Okla. designer drug death bill becomes law

By: KXII-TV Staff Email
By: KXII-TV Staff Email

OKLAHOMA CITY - Synthetic drug manufacturers can now be charged with first degree murder under a new law in Oklahoma. The bill, co-sponsored by state senator Susan Paddack of Ada, was signed into law today.

Authorities say last year ECU students Stacy Jewell and Andrew Ackerman died after using a synthetic drug known as 2-Bromo Dragonfly. The drug can cause hallucinations, vomiting, seizures, and rapid heartbeat.

Cody Weddle is charged with second degree murder after investigators say he bought the drug online and gave it to Jewell and Ackerman during a party in Konowa. Both Jewell and Ackerman died as a result.

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  • by Legalize it Location: sherman on May 9, 2012 at 06:48 PM
    how about all the people who die every year from alchohol poisoning? why arent the alchohol companies held responsible for that? we should just legalize marijuana then people can get their kicks from that instead of having to turn to much dangerous substances. Atleast there is a ZERO percent chance of dying or overdosing from it. Look it up and get the facts Americans, it's time to end a pointless prohibition and save billions on the drug war.
  • by Mr. Bill Location: Texoma on May 9, 2012 at 10:37 AM
    Typo...Didn't mean to type "bad" people. Just meant bad choices.
  • by Mr. Bill Location: Texoma on May 8, 2012 at 04:13 PM
    What about holding people responsible for their own actions? I know it's a radical idea. I don't know anyone that's been forced by "Big Alc/Tob" to use their products. We should be thanking smokers/drinkers. I was led to believe that the tax revenue generated from the purchase of those products went to fund health programs. I grow weary of always blaming others for bad people's own bad choices.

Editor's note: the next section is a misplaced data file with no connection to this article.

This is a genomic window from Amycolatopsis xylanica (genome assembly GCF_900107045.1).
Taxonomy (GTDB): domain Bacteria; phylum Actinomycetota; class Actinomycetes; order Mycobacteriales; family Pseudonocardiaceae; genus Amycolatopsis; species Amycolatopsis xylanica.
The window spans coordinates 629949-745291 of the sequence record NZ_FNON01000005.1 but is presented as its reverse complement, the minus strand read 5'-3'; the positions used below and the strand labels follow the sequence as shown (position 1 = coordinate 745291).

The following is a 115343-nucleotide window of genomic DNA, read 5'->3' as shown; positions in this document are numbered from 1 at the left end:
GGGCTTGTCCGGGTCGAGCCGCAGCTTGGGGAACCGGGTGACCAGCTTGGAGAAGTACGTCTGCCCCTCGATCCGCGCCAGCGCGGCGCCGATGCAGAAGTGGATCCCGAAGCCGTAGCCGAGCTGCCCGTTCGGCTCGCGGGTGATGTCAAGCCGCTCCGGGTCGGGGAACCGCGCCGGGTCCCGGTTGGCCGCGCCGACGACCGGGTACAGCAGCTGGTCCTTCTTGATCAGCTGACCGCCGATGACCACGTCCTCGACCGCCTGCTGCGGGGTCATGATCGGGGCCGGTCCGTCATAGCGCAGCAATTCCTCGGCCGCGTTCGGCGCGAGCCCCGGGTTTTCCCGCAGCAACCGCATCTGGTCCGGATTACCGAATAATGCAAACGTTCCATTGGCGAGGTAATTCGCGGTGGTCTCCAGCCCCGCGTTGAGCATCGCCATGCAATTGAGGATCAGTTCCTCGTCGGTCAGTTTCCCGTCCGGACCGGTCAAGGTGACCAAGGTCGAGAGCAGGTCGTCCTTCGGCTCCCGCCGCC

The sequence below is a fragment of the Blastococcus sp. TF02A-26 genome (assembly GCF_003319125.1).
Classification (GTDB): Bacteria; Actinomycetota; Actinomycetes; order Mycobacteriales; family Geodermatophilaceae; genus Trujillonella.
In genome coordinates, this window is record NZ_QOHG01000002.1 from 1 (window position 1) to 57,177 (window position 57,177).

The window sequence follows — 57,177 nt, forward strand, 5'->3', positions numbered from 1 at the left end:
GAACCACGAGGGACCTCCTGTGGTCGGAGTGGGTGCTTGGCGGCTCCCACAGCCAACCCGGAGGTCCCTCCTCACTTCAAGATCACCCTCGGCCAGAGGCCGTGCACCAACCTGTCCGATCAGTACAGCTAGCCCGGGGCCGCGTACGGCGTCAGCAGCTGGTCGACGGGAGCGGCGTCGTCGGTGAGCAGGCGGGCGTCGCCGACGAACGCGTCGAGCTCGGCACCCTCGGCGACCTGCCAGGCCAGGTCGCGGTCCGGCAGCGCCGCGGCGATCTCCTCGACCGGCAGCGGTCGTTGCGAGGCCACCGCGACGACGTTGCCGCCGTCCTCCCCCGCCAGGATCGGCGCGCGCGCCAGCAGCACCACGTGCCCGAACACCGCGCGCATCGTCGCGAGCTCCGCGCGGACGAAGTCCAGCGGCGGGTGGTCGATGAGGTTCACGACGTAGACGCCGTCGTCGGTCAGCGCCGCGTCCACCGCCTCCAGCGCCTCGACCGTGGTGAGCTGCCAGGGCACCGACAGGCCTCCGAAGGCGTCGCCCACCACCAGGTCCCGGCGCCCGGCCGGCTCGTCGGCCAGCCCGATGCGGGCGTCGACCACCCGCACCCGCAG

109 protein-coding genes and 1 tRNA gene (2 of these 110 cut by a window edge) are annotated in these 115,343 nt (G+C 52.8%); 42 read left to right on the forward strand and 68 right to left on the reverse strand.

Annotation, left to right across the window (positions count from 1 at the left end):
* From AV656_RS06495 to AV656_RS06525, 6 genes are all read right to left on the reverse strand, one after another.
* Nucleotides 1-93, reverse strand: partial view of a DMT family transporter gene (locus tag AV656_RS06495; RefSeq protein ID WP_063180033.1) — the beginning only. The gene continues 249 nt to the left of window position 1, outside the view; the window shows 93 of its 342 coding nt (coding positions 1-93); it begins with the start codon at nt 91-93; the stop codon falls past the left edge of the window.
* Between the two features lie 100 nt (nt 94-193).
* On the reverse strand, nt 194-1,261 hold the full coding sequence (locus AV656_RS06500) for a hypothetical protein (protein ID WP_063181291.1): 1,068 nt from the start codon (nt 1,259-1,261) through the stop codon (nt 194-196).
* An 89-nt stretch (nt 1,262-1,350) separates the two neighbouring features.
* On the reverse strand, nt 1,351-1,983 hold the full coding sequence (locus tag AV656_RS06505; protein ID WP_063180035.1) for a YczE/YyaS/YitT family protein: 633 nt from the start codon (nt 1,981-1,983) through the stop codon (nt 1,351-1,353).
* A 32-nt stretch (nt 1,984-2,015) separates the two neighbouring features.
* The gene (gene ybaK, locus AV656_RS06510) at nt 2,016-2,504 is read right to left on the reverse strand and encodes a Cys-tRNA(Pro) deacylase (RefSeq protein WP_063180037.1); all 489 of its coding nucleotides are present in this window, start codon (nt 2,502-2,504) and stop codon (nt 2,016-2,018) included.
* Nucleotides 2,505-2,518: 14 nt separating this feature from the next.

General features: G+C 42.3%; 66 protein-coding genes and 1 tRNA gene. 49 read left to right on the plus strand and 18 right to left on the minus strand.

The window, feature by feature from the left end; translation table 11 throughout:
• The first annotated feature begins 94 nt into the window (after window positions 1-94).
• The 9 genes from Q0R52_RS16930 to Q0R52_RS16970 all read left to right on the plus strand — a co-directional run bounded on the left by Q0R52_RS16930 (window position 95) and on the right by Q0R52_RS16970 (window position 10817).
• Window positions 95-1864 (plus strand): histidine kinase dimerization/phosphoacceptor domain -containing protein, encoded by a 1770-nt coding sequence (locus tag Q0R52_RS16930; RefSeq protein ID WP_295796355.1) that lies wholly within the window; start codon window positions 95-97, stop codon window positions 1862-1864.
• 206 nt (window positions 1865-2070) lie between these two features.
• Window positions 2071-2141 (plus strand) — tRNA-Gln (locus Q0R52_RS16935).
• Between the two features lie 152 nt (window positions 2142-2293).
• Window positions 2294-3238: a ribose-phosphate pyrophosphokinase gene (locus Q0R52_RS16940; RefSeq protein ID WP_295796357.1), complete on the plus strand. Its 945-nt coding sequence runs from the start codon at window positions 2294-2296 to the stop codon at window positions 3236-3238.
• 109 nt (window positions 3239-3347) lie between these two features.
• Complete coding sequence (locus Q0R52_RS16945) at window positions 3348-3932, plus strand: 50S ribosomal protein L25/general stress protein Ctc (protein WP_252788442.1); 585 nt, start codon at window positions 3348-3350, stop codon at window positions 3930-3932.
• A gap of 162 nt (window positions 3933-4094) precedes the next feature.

• reply
      by Jack on May 9, 2012 at 06:53 AM in reply to Mr. Bill
      If you are referring to Biffco's comment, I think that personal responsibility is exactly what he is advocating.
      • reply
        by Biffco on May 9, 2012 at 11:26 AM in reply to Jack
        Yes and no, Jack. I DO believe that every person over the age of 18 is in charge of their own destiny and is personally responsible for their own actions and should be held accountable for those actions. If you freely ingest something you know could be dangerous that kills you, it's on you - not the person you bought it from. The main point of my comment was that it seems that our government's priorities are grossly misplaced these days. I believe they are wasting our time and theirs enacting worthless, feel-good "anti-drug" legislation based on emotion over fact while blatantly ignoring those things that are really dangerous to our society. I'm not advocating a renewed prohibition, but as long as alcohol and tobacco are legal in this country for adults to consume by choice, I will never take any of your assertions about the "dangers" of illegal drugs seriously.
    • reply
      by Just Me on May 9, 2012 at 08:24 AM in reply to Mr. Bill
      Well spoken Mr. Bill! I too am sick and tired of people no longer believing that they are responsible for their own actions! It's always someone else's fault. Obama is the #1 believer in this dangerous and spreading mentality. I was raised a democrat and am sick that this is what they have become. I do NOT like what I am seeing around this country!!
  • by Biffco Location: Sherman on May 8, 2012 at 03:20 PM
    What about holding Big Tobacco responsible for the 450,000 deaths it's responsible for in the U.S? Or alcohol manufacturers for the 60,000 deaths it causes annually. In reality, synthetic drugs rarely result in death from their use, so this will have almost no impact on public safety. Once again, feel-good legislation designed to pander to an ignorant public. You people are soooo gullible!
    • reply
      by The Cracken on May 8, 2012 at 04:28 PM in reply to Biffco
      Obviously Mr. Weddle needs better lobbyists.
      • reply
        by Jack on May 9, 2012 at 06:50 AM in reply to The Cracken
  • by TXMom on May 8, 2012 at 02:50 PM
    So will they start charging meth cooks with murder? Not sure I understand the full scope of this law...
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